Thorberg, B. M.3; Kuhn, I.3; Aarestrup, Frank Møller2; Brandstrom, B.3; Jonsson, P.3; Danielsson-Tharn, M. L.3
1 Division of Microbiology and Risk Assessment, National Food Institute, Technical University of Denmark2 National Food Institute, Technical University of Denmark3 unknown
The purpose of this study was to improve our knowledge concerning the epidemiology and strain diversity of Staphylococcus epidermidis isolated from bovine milk in commercial dairy herds. A total of 341 S. epidermidis isolates obtained from cows' milk (317), farmers (17) and patients (7) were characterized. Of these 105 isolates were from cows' milk in two farms, where also 17 isolates were sampled from farmers. The remaining 212 isolates from cows' milk were from 170 farms. All isolates were examined by antimicrobial susceptibility, whereas 202 were examined by pulsed-field gel electrophoresis (PFGE) and 122 by ribotyping. PFGE showed single patterns in the human strains with one exception; one strain was categorised as the same clone as four of the milk strains. PFGE divided 73 of the milk strains into 62 different patterns. The PFGE method had high discriminatory power and shows that many different S. epidermidis types exist in milk samples. Antibiotic resistance patterns matched the SmaI profiles closely in the two herds, but poorly in the routinely collected milk samples. Isolates from herd I showed one to five patterns, depending on the typing method used. Isolates from the milker's skin showed one pattern, which was identical to the most common pattern found in the milk isolates. Isolates from herd 2 showed three to four patterns, two of these being identical to skin isolates from the milker. As dairy cows are not a natural host for S. epidermidis the results suggest a human source of these udder infections. (c) 2006 Elsevier B.V. All rights reserved.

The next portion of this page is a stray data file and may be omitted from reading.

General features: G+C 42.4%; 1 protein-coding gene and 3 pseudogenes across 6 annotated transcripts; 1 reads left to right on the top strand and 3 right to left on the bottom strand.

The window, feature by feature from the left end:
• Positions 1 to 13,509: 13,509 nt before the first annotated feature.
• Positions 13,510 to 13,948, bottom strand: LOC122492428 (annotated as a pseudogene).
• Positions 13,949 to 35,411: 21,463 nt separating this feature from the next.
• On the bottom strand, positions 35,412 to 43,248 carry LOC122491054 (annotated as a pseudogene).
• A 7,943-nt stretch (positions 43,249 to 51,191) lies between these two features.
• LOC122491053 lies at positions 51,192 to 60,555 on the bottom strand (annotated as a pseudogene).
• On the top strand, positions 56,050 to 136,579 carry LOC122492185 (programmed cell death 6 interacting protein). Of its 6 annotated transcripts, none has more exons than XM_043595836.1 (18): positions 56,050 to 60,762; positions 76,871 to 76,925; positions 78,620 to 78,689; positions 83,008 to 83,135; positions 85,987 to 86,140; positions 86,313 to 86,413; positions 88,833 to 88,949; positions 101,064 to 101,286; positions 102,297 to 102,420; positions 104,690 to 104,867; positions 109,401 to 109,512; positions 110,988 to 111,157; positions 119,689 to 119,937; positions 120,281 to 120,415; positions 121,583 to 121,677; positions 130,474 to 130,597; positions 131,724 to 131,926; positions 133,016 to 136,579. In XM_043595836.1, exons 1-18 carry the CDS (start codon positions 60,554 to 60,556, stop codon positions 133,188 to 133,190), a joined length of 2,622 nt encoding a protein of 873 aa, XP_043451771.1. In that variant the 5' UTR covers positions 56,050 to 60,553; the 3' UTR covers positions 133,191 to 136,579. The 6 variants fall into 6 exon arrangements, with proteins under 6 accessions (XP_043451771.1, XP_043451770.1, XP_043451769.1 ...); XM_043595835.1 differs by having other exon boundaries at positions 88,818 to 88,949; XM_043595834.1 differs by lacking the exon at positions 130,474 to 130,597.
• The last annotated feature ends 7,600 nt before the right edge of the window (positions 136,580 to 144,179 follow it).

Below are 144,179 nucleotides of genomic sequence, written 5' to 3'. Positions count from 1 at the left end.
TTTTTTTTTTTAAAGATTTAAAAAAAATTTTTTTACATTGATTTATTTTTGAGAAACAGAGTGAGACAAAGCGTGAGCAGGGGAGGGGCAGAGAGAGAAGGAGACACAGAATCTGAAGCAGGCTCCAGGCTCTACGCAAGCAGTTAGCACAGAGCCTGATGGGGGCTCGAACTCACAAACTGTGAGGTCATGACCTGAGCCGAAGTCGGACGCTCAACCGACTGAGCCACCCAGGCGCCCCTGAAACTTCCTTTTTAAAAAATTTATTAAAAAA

Veterinary Microbiology, 2006, Vol 115, Issue 1-3, p. 163-172